Footnote: this post might have even more typos & errors than usual because of its hurried nature. I’m scribbling it down quickly before Erika wakes up. We’re on vacation this month, driving around Iceland’s Ring Road, posting stuff on TikTokInstagramFacebook, and Twitter wherever you wanna follow along, and I’m trying not to do “work” work – but I wanted to get this out while I was thinking about it.

I know, it’s an odd time to go on a traveling vacation! We’ve been keeping a close eye on the news, washing our hands a lot, and frankly, avoiding other people, hahaha. The good news is that Iceland’s a great country for this kind of thing – plenty of beautiful wide open spaces for sightseeing – and the tourist places are even emptier than their usual winter season.

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20 Comments. Leave new

  • “Organizers can buy insurance, but to save money, they often don’t buy insurance to cover this kind of thing”

    Backups? Never gonna need em!

    Reply
    • Richard – Event insurance policies are very specific to the cause of cancellation while backups can be applied for whatever reason your data is gone. An unfair comparison.

      Reply
  • Change the conference to be online?????

    Reply
    • Jon – easier said than done when we’re talking about an event with vendor booths and 10-20 simultaneous tracks.

      Reply
      • Yeah, everything always is harder than what I think it would be :-/. I just know F# hosts conferences online. But they are relatively small and planned that way from the beginning. I was just thinking maybe they could recoup some of the costs by doing it online. But I have no idea how much it costs to host online and all the other work that would need to go into it.

        I guess they could also request that conference goers contribute money to help pay for the conference even though it was cancelled. I imagine a lot of people would contribute that. Just a sucky situation.

        Reply
  • More damage is going to be done by people being stupid about this than the virus could ever do at it’s worse. Millions of lives are going to be destroyed economically and the only thing to blame is “caution.”

    Reply
    • Daneil Hutmacher
      March 11, 2020 12:02 pm

      Keith, you and I would probably just be in bed for a week or two, with a fever and a pretty bad cough. But if you bring home a severe respiratory virus to an elderly family member with a prior condition like asthma or diabetes, you may very well kill them.

      Reply
    • I agree that it’s possible to overreact to situations like this but I would be cautious about making statements as far reaching as saying that millions are going to be economically destroyed by the caution that people are showing. I don’t want to gloss over the difficulty of people that will be missing paychecks while under quarantine but I suspect that for the majority of them they’ll be able to recover after this is over. For many it will likely be difficult which is why measures like this shouldn’t be taken lightly but that doesn’t mean that it’s never appropriate. Especially when the alternative is a very serious illness which has it’s own economic as well as health implications. While I don’t live with anyone that would be considered at high risk of death from this I do go to church with a number of people that would be and want to do what I can to make sure they don’t get sick.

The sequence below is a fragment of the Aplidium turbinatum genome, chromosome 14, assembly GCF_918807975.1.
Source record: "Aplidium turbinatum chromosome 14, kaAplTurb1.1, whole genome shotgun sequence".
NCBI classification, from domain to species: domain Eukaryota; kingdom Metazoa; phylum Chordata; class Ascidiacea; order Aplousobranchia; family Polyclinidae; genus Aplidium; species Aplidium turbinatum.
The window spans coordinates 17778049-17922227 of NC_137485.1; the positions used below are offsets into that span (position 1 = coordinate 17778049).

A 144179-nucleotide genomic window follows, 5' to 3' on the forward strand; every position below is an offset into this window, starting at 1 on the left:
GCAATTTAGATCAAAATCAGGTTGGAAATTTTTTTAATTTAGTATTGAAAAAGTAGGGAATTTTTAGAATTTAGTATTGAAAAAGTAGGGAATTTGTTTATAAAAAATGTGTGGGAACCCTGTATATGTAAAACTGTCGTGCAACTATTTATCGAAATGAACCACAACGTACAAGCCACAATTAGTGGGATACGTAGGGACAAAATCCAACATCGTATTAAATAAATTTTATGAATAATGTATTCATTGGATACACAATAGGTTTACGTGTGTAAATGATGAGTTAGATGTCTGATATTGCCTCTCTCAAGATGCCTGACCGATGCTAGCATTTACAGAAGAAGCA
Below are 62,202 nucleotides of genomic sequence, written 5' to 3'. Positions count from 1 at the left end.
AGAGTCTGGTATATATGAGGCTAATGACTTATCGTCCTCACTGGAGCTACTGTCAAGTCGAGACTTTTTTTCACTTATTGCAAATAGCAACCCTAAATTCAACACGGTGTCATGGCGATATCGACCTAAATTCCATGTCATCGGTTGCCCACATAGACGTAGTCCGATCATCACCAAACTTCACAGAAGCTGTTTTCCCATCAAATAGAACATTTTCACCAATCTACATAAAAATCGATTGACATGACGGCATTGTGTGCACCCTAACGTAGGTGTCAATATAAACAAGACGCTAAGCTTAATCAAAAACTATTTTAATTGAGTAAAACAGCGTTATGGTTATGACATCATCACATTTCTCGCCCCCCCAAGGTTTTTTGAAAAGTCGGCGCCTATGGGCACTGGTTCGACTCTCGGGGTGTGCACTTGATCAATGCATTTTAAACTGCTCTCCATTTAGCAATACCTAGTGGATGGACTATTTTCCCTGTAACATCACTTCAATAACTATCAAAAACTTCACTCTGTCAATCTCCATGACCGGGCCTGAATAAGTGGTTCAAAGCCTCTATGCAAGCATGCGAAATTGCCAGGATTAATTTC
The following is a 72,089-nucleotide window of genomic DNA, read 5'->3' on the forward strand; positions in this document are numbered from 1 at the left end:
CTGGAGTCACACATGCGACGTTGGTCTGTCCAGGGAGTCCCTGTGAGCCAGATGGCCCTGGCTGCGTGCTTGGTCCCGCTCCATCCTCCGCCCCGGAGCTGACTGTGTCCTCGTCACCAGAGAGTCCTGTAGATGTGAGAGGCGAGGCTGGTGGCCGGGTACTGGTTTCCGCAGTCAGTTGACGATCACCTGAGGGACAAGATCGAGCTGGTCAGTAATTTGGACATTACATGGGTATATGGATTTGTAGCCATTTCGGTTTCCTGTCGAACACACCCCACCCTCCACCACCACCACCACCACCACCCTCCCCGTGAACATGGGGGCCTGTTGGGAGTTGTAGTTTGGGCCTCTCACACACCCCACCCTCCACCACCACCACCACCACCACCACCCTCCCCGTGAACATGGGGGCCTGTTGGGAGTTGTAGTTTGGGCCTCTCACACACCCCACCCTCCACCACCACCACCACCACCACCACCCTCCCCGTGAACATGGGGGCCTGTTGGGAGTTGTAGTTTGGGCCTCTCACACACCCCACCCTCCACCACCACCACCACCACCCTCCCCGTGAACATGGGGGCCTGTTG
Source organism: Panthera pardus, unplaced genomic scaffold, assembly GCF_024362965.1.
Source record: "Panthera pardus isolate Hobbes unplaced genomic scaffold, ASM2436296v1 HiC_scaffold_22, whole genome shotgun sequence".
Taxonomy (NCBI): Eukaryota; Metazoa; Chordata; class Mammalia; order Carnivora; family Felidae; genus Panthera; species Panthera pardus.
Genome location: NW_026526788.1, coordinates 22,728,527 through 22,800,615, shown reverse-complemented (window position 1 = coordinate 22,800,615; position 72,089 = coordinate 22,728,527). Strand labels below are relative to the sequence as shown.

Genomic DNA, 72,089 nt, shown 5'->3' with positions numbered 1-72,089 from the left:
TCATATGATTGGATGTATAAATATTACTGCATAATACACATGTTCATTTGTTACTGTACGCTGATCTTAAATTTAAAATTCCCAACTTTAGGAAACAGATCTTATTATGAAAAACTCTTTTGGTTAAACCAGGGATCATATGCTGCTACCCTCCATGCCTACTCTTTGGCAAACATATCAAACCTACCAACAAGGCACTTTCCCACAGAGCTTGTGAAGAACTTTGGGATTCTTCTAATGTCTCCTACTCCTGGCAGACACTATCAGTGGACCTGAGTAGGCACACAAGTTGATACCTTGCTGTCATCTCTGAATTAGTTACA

Reply
    • So let me get this straight, rather than be cautious about the health and lives of humans, we should be concerned about the economy being ruined? Capitalism is looking more like a failure every day.

      Take care Brent. Stay safe.

      Reply
      • You didn’t get it straight. PEOPLE are going to be ruined, and they’re never going to recover. We have boomers without bond ladders who are going to lose tens of percent of their incomes for the rest of their lives. Small businesses are going to die, never come back and take their jobs with them. First time home buyers are going to have their credit ruined and delay their plans for 5-10 years.

        None of the acts of “caution” are going to contain the virus. You cannot contain a virus that is so mild, that health officials believe there are likely to be thousands of people that have it in the United States alone and aren’t even aware they are sick.

        The example above of fellow church goers being at risk of dying for it is ridiculous. There is NOTHING anyone else can do to protect them effectively; only they can choose to self quarantine away from the virus and only they can control their outcomes. No one else, who thinks they are being cautious, but really has the virus and gave it to them, say during the sacrament.

        The economy transcends human existence, and economic health is personal health. If that’s inconvenient for you, go live on a barren island somewhere, or in a cave.